After lunch I lacked motivation to continue. I was tired, I couldn’t breathe well, and frustrated the my body is not performing on this trip like I know it can. I told myself over the last 50k it was downhill then 15k of work then down hill into camp.

I have noticed that most small towns are not as social in Ecuador than Colombia. IMG_1491Its hard to know if a shop is open. I wonder if it has to do with the larger job force in Ecuador, everyone is at work rather than hanging out with nothing to do.

Our camp was at a public camp ground next to the river. A restaurant was in the same space which made post ride beers convenient. We were able to camp once again under a grass pavilion to protect from the rain.


Day 34: Gualaquiza to Yanztaza, 69k

A legit easy day!!!! Easy rolling hills through the river side plates of the mountains. IMG_2494The scenery and lush vegetation were beautiful and we rode through many small towns that actually had shops open. Bruce tended on his phone for music and was singing along during most of our ride.

This day was the worst day for allergies and breathing. I started having an asthma attack which I have not had issues with in a couple of years. IMG_1492At lunch Bruce found a pharmacy and bought an inhaler for me. No need for a prescription here and it was less than $20! I felt instant relief after using the inhaler even if all the symptoms had not subsided.

IMG_2500We finished our ride before noon and had the afternoon to laze about the riverside resort that had a pool and multiple grass roofed pavilions. We opted for a room so I would have to camp in the grass, my allergic trigger.



Day 35: Yanztaza to Loja, 105k

A tough day riding into a rest day. Rolling hills for 40k then a 40k/25 climb gaining 1700m/5500ft of elevation. IMG_2506After starting my new medicinal regiment to breathe I was significantly better and actually went faster than usual. I was not 100% throughout the day, but its progress.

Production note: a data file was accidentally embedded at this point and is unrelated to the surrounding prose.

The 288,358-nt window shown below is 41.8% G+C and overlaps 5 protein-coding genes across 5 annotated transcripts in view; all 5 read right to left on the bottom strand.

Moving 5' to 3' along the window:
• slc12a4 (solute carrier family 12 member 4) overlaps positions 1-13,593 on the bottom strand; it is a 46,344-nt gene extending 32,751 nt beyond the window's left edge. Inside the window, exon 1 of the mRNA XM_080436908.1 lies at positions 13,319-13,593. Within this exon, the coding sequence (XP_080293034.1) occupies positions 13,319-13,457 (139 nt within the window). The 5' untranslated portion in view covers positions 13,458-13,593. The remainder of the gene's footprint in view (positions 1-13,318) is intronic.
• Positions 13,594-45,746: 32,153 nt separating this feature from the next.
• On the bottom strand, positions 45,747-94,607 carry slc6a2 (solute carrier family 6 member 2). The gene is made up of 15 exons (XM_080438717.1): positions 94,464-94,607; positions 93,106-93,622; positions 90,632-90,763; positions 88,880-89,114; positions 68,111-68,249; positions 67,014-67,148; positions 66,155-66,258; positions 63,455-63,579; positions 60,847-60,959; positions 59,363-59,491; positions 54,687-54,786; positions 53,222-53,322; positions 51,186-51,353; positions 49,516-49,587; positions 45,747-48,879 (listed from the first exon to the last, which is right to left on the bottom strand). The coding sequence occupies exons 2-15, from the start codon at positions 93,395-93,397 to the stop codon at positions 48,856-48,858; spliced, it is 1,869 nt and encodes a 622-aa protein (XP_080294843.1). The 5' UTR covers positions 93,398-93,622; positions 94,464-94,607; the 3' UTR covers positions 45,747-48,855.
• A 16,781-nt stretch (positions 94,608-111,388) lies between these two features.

I stopped in a busy town for a Coke before the climb began. I had a sweet little audience while I ate my peanut butter sandwich, he was a little black Shar-Pei looking pupper. I gave him a corner of my sandwich which he ran away with and then came back for more a few minutes later. A jovial family came by the shop while waiting for taxis. The two men each purchased a bottle of beer, at 8:45 on a Sunday! IMG_2509As they chatted one of the men walked across the street to the military base and handed his beer through the fence to the guard, who then took two sips before returning it. The wives and children were loaded into one cab and the two men waited a minute longer for another cab and they were off with beers in hand. Loja is having a massive celebration for the Catholic Church and I believe everyone was excited for the festivities, there was also more traffic along the roads towards Loja.

At my next Coke stop halfway through the climb, A man and his daughters sat down with me and asked about the bike riders. IMG_1498They had seen a few others along the ride. He asked if I was going to the festival in Loja. I am glad that I am able to talk with the locals finally.  Even though the Ecuadorians have not been as visible, those we have met have been very polite and welcoming.

The last 20k of the climb was in The Podocarups Nation Park. I was happy to be gaining altitude and seeing pine trees again. The road was very curvy and it was the type of road where you could see cars coming from way up the mountain when you are still riding a few kilometers away.

As I approached the final summit, storm clouds started to roll in, the wind picked up and I could hear thunder in the distance.IMG_2510 I just “love” descending in the wind and rain! The descent was about 20k long with lots of switchbacks. The closer I got to Loja the more people I saw walking towards the center city. This festival must be a big deal.

I managed to ride the whole day and even completed each day of this section without riding the SAG truck. I definitely feel like I am getting stronger and getting used to the climbing. Its amazing how the body adapts.